What counts as “humanizing a Nazi?” It’s a question that will be debated quite a bit as director Amma Asante’s new film Where Hands Touch continues its press tour in the coming weeks (it hits theaters September 14), and it’s one worth asking and answering in good faith, considering the recent resurgence of Neo-Nazi ideology in the public sphere. Even though Asante defended the immediately controversial film when its premise was originally reported—a biracial black teen in Nazi Germany falls in love with a member of the Nazi youth—the pre-emptive concerns were valid: Asante’s latest does not come anywhere close to justifying its own existence.
Technically speaking, the film is pristine. The cinematography is appropriately claustrophobic, full of tight shots in small spaces, and it is excellent at invoking the ever-encroaching danger of the Nazi regime. It is also quite well acted, with an admirable performance from Abbie Cornish as Kerstin, the white mother to a black child she loves and is desperate to protect. Amandla Stenberg’s Lenya has strong moments, most especially when she digs deeper into her mother’s past in an attempt to discover how she came to exist in the world as a “Rhineland bastard” and reconcile what that will mean for her own sense of identity.
But the standout performance is clearly George MacKay’s Lutz as the Nazi youth who Lenya falls in love with, which isn’t a problem in and of itself so much as it is an indication of where the film strays from what might have made it into the decent, affecting film Asante was clearly aiming for. It’s a similar problem to Jodi Picoult’s 2016 novel Small Great Things; the acknowledged racist is the character with the most depth and character development. Lutz’s face is riddled with the acne of a boy whose body hasn’t quite yet settled into puberty and it emphasizes his youth. It’s not surprising that the film guides the viewer to see him as a victim of his place in history; a boy whose crime is simply that he believes what he has been taught.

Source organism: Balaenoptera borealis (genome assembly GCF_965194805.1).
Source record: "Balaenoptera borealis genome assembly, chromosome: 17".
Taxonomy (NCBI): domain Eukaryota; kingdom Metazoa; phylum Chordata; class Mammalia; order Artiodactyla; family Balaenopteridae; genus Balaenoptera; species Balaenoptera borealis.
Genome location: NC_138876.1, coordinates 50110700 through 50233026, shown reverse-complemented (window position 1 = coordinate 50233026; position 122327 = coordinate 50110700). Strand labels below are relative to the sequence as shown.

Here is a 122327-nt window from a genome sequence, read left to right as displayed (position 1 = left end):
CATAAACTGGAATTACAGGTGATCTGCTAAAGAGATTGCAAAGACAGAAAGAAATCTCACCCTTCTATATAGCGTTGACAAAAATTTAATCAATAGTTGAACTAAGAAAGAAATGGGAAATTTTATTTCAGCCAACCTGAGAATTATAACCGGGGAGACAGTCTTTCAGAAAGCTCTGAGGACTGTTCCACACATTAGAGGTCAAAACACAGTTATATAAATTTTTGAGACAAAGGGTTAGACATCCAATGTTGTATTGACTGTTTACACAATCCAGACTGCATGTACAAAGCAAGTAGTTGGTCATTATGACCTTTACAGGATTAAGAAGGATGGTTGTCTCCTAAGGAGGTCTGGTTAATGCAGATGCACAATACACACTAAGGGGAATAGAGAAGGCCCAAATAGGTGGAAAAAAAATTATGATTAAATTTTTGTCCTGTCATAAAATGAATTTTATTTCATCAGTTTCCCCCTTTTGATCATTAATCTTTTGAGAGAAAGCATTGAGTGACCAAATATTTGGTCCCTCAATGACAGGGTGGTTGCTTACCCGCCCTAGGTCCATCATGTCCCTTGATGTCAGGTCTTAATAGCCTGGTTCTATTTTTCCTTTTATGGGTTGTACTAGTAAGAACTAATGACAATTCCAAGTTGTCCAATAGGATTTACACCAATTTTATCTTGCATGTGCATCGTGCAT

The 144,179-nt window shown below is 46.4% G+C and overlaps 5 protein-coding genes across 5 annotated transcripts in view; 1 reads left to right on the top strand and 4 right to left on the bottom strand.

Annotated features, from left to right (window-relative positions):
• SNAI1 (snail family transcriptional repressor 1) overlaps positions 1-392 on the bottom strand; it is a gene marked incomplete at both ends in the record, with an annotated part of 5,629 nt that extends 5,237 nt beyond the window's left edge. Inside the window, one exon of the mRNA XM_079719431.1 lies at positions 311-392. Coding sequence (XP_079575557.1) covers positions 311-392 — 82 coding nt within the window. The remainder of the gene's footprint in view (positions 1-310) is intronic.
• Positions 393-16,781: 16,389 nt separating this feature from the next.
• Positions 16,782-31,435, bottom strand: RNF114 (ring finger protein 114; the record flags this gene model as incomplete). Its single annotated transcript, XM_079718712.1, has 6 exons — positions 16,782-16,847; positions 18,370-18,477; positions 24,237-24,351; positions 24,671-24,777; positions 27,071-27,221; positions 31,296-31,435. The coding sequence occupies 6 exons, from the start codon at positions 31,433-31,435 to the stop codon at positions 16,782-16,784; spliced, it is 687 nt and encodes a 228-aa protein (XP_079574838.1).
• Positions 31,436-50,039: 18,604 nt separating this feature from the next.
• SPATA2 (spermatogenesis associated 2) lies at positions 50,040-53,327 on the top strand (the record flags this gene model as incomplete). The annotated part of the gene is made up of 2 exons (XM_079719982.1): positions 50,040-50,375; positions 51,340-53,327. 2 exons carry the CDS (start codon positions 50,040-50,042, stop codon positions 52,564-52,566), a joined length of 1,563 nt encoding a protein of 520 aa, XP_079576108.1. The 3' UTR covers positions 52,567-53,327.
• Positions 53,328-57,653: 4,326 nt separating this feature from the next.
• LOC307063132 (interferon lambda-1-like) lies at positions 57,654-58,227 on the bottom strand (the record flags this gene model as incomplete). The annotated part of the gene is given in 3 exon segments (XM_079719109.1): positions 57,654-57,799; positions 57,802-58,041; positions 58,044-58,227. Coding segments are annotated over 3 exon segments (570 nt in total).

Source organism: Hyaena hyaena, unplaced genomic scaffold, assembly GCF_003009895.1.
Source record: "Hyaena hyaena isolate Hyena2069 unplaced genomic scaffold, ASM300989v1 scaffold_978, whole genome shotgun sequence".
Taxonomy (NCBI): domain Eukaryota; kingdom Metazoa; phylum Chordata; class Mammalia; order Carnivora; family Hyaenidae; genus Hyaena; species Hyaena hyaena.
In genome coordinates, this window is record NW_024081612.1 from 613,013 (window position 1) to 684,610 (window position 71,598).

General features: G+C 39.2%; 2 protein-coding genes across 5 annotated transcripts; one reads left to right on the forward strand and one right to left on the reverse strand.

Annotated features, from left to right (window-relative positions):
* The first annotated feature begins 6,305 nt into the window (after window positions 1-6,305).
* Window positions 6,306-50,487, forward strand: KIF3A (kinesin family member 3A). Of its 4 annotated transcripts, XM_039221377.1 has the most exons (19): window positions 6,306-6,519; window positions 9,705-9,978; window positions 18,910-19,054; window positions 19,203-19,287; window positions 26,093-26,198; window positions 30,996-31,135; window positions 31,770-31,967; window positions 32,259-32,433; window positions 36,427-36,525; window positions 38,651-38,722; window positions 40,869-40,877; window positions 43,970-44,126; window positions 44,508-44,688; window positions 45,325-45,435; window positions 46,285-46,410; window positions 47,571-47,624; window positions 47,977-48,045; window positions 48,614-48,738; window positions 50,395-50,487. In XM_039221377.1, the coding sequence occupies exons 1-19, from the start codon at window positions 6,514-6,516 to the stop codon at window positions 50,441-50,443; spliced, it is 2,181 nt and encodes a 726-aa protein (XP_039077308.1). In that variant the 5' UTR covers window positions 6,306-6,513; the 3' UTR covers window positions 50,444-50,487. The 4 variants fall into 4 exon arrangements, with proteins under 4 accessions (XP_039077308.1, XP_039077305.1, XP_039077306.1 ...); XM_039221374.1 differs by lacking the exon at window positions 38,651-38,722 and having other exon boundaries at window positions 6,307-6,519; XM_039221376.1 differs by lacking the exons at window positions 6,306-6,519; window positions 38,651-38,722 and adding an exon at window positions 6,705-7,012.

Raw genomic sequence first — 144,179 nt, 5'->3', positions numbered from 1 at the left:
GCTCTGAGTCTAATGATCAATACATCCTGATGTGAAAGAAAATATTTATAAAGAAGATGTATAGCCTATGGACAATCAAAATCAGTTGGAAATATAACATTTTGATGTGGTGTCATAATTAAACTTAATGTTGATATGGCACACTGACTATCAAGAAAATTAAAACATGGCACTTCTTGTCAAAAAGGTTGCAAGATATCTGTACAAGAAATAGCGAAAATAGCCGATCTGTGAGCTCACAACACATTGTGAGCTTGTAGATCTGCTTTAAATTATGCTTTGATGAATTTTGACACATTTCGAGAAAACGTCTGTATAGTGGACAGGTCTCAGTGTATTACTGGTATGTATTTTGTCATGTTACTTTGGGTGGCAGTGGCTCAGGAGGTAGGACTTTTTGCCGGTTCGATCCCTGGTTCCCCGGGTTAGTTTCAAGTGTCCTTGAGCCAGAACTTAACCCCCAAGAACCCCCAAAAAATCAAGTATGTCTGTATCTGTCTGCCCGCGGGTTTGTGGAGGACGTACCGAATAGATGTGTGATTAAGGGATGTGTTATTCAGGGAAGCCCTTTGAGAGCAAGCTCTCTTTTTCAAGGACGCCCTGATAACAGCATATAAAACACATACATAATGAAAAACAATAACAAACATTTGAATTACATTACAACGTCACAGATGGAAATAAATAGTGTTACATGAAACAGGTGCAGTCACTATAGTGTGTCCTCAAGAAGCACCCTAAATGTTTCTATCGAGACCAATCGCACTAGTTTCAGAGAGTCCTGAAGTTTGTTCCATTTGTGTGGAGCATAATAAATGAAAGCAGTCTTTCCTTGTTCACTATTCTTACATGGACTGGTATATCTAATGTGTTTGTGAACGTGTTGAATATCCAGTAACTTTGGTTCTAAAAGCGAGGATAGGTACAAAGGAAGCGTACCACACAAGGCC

MacKay’s Lutz accidentally bumps into Lenya on the street near the start of the film, bruising her face. For reasons we later discover have to do with his Nazi father’s secret love of jazz music, he takes an interest in her and soon makes a habit of following her around the city as they strike up a romance, secretly escorting her back and forth to the safety of her home. Lenya and Lutz’s scenes together are touching and sweet; their ill-fated romance is for the most part believable. But this is exactly the problem. Lutz is not simply any German boy required by law to join the Hitler Youth. He is the son of a prominent SS officer and a few mere degrees from the center of power. It’s difficult to invest in their teenage love affair without the constant spectre of his political affiliations looming overhead or to forget that he is actively training to participate in an ethnic cleansing that threatens her life as they tenderly steal kisses in a hidden doorway.
The film does bring up interesting questions about complicity, totalitarianism, indoctrination and the conflation of race with national identity, but it doesn’t explore any of those ideas enough for them to be truly meaningful in this context. Part of the issue with the movie’s central romance is how utterly reasonable it seems. Teenagers meet, fall in love, and want to be together. There’s nothing particularly radical about that until you put them on opposite sides of a genocide. Never mind that the film never bothers convincing you that these two have any real chemistry or connection outside an anthropological curiosity of their differences.